Drinks

Cold Brew Iced Tea Is the Summer Habit We Just Can’t Kick

June 25, 2018

Is homemade iced tea ever as good as you want it to be?

For me, the answer to that question has always—at least, until recently—been no. Once upon a time, my iced tea routine was either needlessly uncertain or needlessly complicated. I’d make concentrated hot tea and pour it over ice, just hoping it would end up at the right strength, or I’d chill brewed the tea in the fridge (which always takes much longer than expected, right?), knowing that the result would never be quite as delicious or thirst-quenching as I’d imagined. (Over on Serious Eats, tea aficionado Max Falkowitz once described chilled-down hot tea as "bitter mulch water." Not such a sell!)

Turns out there was no reason for me to go through so much trouble for less-than-reliable results. And that's because the most reliably refreshing way to make icy tea is via the cold brew method, which takes just a tad more than zero effort and gives you the most refreshing results.

You can cold brew any tea—you might even find that teas that are a little too intense for you when served hot are just right after a chilly eight-hour steep.

How do you do it?

  • For every liter of water (that's about 4 cups), weigh out 10 grams of tea (usually, about 1 rounded tablespoon or 4 tea bags, though it depends on your specific tea). Once you taste your result, you'll know if you need to use a little less (8 grams) or a little more (12 grams) in the future.
  • Put your tea into a plastic or glass container, pour the cold water over top, cover, and chill for about 8 hours (though don't stress if you need to leave it for a few longer—it's hard to over-steep cold brew tea).
  • Use a fine mesh sieve to strain the tea, then pour it over ice, sweeten it as you like, or, do like I do and chug it straight from the pitcher.

Okay, but what sort of tea should you use?

  • You can use loose leaf tea or tea bags. If you're using tea bags, taste the tea after a shorter infusion period—about 5 hours as opposed to 8.
  • Pick a tea that is flavorful and bold—one that might even be a little too powerful for your palate when consumed hot. When tea is brewed with cold water, fewer of the bitter and astringent tannins are extracted, which makes your final product both naturally sweeter and more subtle. Besides, as Elena Liao, co-founder of New York's oolong tea shop Té Company pointed out, drinking chilled tea is akin to sipping really cold white wine (or licking super frozen ice cream): The flavors will be muted by the extreme temperature.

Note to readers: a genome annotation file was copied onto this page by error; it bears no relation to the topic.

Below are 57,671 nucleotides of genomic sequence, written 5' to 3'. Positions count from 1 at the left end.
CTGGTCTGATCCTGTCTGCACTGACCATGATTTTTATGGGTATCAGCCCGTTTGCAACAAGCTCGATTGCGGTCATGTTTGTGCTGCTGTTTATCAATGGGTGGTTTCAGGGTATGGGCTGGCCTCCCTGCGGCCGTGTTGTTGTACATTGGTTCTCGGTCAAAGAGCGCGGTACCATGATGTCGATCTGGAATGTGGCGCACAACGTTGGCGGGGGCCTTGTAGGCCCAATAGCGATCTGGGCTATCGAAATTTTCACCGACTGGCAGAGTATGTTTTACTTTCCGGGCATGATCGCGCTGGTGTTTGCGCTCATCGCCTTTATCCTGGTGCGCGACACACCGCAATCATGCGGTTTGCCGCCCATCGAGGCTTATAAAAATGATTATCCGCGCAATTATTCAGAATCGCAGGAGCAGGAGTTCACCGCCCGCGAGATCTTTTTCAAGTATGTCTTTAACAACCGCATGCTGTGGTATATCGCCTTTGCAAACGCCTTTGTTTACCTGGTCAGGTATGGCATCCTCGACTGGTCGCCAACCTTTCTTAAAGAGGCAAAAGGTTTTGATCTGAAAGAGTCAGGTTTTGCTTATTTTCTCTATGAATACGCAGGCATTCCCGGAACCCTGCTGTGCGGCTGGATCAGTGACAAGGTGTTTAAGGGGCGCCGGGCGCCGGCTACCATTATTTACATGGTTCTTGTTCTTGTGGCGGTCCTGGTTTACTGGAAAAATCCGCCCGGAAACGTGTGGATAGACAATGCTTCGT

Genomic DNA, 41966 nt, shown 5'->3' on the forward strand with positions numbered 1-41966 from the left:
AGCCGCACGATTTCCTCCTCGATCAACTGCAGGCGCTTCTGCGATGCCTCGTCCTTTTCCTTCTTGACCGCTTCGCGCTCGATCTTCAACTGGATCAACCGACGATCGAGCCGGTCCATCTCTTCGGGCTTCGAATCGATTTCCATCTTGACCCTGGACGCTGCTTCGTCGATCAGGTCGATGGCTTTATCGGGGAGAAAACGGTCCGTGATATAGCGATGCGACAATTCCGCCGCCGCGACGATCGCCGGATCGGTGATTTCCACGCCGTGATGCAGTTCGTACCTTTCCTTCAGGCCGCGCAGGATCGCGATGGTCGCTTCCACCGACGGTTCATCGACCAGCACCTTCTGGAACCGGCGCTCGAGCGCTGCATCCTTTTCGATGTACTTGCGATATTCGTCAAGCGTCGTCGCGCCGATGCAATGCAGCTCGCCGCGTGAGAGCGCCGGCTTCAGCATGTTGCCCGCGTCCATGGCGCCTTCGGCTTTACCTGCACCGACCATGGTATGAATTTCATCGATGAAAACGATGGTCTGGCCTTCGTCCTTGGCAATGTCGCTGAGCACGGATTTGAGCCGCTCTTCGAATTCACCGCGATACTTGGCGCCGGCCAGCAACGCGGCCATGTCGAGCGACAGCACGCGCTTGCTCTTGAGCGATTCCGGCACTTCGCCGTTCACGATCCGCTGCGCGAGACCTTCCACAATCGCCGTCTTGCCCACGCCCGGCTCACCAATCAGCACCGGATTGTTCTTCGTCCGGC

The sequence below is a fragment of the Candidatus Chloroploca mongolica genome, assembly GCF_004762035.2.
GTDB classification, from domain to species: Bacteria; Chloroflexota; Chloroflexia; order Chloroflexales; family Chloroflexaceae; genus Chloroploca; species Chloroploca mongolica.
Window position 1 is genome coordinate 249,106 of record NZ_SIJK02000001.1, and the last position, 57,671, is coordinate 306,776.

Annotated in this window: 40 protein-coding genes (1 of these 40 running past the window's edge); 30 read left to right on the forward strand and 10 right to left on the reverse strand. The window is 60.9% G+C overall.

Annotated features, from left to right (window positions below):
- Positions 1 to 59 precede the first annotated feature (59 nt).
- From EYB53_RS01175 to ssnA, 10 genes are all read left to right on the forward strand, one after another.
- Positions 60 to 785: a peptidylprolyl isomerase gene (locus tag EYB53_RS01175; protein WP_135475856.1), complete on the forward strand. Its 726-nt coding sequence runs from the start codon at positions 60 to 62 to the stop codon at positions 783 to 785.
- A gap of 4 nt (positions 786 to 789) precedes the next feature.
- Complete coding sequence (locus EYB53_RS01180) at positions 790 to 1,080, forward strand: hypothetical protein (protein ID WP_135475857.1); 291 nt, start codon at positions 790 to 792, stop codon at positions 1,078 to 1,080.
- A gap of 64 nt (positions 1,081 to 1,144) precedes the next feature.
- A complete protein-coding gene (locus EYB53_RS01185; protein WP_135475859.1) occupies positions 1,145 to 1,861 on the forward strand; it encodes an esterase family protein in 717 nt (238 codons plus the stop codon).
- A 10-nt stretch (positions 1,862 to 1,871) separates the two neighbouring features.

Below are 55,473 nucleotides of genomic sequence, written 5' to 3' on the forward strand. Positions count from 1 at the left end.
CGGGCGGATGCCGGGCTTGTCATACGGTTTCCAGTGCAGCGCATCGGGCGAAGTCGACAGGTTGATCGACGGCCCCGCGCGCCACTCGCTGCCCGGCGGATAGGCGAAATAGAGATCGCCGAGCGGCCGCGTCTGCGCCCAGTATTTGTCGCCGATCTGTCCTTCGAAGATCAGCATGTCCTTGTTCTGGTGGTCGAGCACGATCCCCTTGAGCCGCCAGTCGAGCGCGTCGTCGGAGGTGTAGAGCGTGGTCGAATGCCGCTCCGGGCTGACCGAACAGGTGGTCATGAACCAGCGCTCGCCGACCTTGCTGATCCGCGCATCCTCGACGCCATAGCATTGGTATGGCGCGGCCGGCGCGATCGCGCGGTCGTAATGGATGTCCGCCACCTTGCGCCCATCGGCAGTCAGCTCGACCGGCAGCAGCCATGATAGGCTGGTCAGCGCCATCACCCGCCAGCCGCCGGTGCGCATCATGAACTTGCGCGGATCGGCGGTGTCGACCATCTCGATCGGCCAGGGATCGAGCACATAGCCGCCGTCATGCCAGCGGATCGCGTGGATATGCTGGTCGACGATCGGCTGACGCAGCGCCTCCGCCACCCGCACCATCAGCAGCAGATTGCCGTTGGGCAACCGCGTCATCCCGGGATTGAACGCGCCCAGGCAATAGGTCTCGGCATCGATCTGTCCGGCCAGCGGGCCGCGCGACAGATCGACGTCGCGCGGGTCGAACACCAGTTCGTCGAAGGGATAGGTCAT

• If you're looking for specifics, I've been cold-brewing the floral, honeyed jasmine pearl, and Falkowitz has written that his favorite candidates are Japanese sencha, roasted oolong (at Té Company, they use a nutty yet clean Taiwanese oolong called Iron Goddess), and mugicha (roasted barley tea).

Maybe coffee's more your speed


Anything else to keep in mind?

  • Don't toss those leaves after your first batch of cold brew. You can reuse them at least once (maybe twice), though steep them for a few additional hours and expect a lighter flavor.
  • Do refrigerate your tea to prevent against any not-so-friendly bacteria. It can be easy to forget that tea leaves are perishable produce.

Now that you know how to cold brew, there's no need for any iffiness or guesswork. And just think: The hottest days of summer—but also the most deserved glasses of reinvigorating tea—are still ahead of you!

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11 Comments

Kate's K. July 29, 2018
I drink iced chai in the summer, making a 6 oz cup the day before and sweetening it with honey and refrigerating. I’m dreaming about it as I wake up. I’d love to try making it cold brewed then sweetening it with a honey simple syrup and adding milk. I don’t care for the concentrates that can be bought. Thanks for the inspiration ~
 
Sharon B. June 28, 2018
This article has me scratching my head, but maybe that's because I'm one of those "GRITS" -- Girls Raised in the South." <br /><br />All my refreshing iced tea requires is Luzianne family-sized tea bags (two per batch), steeped in four cups of water that is boiling hot for 10 minutes. Stir in approximately four tablespoons of sugar for sweet tea before pouring your brew over four cups of ice water. Heavenly refreshment!
 
Matt H. August 29, 2018
You're not drinking tea. You're drinking brown sugar water at that point. Go read Max's article.
 
Angela June 28, 2018
If you make sure to steep tea rather than boil it, your results for hot or iced tea is much better. Also, sweeten before chilling. I chill with mostly ice for immediate drinking.
 
FS June 29, 2018
I do the exact same things with my ice tea.
 
BeachDude June 28, 2018
Hmmm? Old fashioned "Sun Tea" in your refrigerator!
 
Peter A. June 28, 2018
Great idea! I like the idea of throwing a sprig or two of lemon basil in too.
 
HalfPint June 25, 2018
I would also add a few sprigs of mint (peppermint is nice) to the cold brew. Even basil is a great addition.
 
Author Comment
Sarah J. June 25, 2018
Yum, great suggestion!
 
Aimee July 2, 2018
That sounds good!
 
Miachel B. June 25, 2018
Love this.